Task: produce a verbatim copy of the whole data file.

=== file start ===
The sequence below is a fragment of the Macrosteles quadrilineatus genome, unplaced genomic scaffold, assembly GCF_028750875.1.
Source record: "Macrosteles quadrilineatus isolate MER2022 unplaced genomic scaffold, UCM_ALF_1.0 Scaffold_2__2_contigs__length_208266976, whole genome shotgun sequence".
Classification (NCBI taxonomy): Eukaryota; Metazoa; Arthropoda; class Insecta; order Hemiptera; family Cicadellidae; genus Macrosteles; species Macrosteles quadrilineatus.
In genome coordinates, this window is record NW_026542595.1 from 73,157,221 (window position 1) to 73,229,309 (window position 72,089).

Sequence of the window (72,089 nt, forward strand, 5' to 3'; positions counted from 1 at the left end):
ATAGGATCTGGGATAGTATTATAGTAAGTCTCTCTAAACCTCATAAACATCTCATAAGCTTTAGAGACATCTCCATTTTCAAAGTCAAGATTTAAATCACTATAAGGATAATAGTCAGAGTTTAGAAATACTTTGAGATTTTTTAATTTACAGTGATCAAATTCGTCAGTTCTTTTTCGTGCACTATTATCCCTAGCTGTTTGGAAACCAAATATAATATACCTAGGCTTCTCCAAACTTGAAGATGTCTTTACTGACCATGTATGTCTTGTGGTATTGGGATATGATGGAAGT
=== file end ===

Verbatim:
The sequence below is a fragment of the Macrosteles quadrilineatus genome, unplaced genomic scaffold, assembly GCF_028750875.1.
Source record: "Macrosteles quadrilineatus isolate MER2022 unplaced genomic scaffold, UCM_ALF_1.0 Scaffold_2__2_contigs__length_208266976, whole genome shotgun sequence".
Classification (NCBI taxonomy): Eukaryota; Metazoa; Arthropoda; class Insecta; order Hemiptera; family Cicadellidae; genus Macrosteles; species Macrosteles quadrilineatus.
In genome coordinates, this window is record NW_026542595.1 from 73,157,221 (window position 1) to 73,229,309 (window position 72,089).

Sequence of the window (72,089 nt, forward strand, 5' to 3'; positions counted from 1 at the left end):
ATAGGATCTGGGATAGTATTATAGTAAGTCTCTCTAAACCTCATAAACATCTCATAAGCTTTAGAGACATCTCCATTTTCAAAGTCAAGATTTAAATCACTATAAGGATAATAGTCAGAGTTTAGAAATACTTTGAGATTTTTTAATTTACAGTGATCAAATTCGTCAGTTCTTTTTCGTGCACTATTATCCCTAGCTGTTTGGAAACCAAATATAATATACCTAGGCTTCTCCAAACTTGAAGATGTCTTTACTGACCATGTATGTCTTGTGGTATTGGGATATGATGGAAGT